Turning ed on its head down under: not a bad idea

This news makes me admire again the brave and rational people of New Zealand. 

Imagine if the USA did something so radical, disruptive, and… sensible to reform its schools through producing better teachers as this article shows is being done in New Zealand


What wackiness are they perpetrating? Why, actually involving practicing teachers in process of screening prospective teachers in ed schools. Couldn’t we improve the teaching corps’ overall quality and raise the “profession’s” stature in the minds of the public if we did so in the USA?  Arne Duncan, are you listening? 
If we were to actually use the expertise of teachers to improve the quality of teachers, it would unseat the pedagogical authority of EdDs and Ph.D at schools of education, state boards, and departments of teacher preparedness; they might have to re-examine cherished theories, such as the one that supposes that anyone, anyone can be trained into an effective teacher. They would be so angry. 
So what? What the Kiwis are doing turns what we do here on its head, and it makes perfect sense to me. How radical does this sound?
The Post Primary Teachers Association (PPTA) has welcomed new requirements for student teacher programmes, including more involvement of teachers in teacher education.

Teachers will be involved in the selection of new candidates for initial teacher education programmes leading to registration. Teachers will also be included on panels to approve teacher education courses.


Medical doctors sit in review of aspiring doctors, as practicing barristers check out would-be lawyers, and CPAs screen younger accountants. Why wouldn’t teachers want a similar control over their ranks, instead of relying wholly on ed schools, who never see a prospective student teacher they don’t like?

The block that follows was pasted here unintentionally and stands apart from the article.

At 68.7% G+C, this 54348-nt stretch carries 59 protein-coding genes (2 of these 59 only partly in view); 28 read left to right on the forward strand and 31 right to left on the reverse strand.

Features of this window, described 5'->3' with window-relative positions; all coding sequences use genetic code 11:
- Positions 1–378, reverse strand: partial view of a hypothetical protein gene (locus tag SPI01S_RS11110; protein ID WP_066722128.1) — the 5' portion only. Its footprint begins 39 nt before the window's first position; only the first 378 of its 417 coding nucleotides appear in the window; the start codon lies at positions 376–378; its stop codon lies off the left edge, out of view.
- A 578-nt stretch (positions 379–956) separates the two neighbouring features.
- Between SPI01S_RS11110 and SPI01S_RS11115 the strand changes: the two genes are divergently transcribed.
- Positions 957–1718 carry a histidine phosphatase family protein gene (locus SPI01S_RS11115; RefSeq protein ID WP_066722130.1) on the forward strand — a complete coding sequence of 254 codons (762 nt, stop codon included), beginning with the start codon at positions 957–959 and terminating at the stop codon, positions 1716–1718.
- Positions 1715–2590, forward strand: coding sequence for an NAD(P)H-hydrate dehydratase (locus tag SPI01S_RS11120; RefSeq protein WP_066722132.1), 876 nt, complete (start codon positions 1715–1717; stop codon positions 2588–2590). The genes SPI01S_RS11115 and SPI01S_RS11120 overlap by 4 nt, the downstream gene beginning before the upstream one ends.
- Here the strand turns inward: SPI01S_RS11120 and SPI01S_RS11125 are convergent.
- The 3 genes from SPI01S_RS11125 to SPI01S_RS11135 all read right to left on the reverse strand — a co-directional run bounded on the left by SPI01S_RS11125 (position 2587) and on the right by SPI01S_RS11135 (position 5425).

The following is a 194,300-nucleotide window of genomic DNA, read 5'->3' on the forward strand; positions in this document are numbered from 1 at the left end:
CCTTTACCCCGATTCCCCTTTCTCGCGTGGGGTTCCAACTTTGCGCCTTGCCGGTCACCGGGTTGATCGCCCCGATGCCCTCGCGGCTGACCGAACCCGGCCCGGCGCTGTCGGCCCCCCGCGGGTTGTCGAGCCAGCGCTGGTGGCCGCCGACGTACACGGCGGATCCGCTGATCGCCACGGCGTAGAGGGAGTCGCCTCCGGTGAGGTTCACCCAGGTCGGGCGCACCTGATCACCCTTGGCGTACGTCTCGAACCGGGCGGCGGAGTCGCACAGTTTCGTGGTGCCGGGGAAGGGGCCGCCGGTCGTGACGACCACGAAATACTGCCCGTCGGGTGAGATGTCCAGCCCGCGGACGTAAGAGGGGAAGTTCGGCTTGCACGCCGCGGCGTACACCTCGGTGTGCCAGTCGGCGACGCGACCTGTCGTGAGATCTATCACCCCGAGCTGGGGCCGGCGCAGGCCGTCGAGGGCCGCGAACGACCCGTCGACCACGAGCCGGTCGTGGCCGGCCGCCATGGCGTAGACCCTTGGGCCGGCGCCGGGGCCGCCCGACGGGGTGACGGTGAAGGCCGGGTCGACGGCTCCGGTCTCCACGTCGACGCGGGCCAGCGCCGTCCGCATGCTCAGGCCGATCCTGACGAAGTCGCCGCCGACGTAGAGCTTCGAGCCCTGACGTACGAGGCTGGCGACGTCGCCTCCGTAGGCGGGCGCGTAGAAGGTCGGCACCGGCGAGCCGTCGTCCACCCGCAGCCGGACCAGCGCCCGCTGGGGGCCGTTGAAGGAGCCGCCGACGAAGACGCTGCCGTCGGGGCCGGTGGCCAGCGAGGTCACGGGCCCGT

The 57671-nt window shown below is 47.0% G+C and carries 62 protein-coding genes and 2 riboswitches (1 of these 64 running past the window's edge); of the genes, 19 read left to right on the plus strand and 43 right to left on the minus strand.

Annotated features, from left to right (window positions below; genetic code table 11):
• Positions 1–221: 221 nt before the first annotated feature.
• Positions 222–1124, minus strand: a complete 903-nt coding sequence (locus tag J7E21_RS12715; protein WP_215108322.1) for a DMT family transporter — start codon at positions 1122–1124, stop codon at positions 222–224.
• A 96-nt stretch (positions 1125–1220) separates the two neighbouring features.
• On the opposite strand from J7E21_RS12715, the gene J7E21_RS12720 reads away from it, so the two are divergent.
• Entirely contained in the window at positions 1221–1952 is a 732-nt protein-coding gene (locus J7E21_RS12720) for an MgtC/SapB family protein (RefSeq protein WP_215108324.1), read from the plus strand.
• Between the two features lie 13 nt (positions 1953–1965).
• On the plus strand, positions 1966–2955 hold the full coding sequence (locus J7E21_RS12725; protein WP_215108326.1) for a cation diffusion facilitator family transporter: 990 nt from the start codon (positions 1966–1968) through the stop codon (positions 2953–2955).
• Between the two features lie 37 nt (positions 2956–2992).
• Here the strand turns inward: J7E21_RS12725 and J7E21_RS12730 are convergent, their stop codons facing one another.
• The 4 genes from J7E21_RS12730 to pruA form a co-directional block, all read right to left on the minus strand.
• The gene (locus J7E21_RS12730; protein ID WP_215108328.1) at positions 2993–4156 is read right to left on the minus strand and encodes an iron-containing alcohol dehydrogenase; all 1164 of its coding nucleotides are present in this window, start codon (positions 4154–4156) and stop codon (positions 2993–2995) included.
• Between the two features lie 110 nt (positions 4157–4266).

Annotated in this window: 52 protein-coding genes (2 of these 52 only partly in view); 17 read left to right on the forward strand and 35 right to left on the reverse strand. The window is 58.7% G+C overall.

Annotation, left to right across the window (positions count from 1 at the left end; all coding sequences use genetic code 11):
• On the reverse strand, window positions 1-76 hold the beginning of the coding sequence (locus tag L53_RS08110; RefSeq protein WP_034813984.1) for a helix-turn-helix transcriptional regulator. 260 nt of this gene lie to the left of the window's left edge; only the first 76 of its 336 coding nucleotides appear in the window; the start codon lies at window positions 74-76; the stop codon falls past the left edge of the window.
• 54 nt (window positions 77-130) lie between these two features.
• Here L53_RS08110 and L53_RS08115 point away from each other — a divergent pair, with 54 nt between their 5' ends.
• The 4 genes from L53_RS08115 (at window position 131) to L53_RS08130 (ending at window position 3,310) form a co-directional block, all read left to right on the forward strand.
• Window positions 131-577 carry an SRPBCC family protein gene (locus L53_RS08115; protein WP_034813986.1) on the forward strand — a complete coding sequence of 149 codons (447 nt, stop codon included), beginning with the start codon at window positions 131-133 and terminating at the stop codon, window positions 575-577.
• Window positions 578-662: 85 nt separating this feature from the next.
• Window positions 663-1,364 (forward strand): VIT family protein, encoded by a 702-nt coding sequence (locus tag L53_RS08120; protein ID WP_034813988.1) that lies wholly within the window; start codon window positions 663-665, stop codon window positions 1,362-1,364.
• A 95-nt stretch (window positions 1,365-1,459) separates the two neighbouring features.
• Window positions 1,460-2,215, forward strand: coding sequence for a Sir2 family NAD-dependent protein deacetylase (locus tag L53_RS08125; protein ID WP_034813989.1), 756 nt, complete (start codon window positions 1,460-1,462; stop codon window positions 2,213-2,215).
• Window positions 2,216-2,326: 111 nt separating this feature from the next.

photo courtesy search.creativecommons.org

2 responses to “Turning ed on its head down under: not a bad idea”

  1. Nowadays, schools of education seem to operate as money making businesses with the mighty dollar the top priority. I especially see this in grad school programs, seeming to just pump students out, unprepared. I wanted to share a NPR piece from the spring that details a Boston program that uses the medical model to train educators:http://www.npr.org/templates/story/story.php?storyId=125854975

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  2. Yikes! You said it, Liz. It's what they call “a racket,” these education school/factories, operating little better than the “diploma mill” for profit colleges so much in the news lately.Thanks for the link to the Boston “Residency program” piece. It suggests the success in preparing new teachers comes from the strong collegiality, with its “pep-rally-like meetings… an opportunity for people to share war stories, encourage each other and vent. Some complain about tests and what a waste of time they are. Others complain about difficult parents and how hard it is to figure out whether their students are really learning or not.” This is where PLCs and faculty improvement could really start growing–in such unstructured, informal collaborative periods. What if we had 10% more time for that sort of real PD? What problems couldn't we start to tackle?

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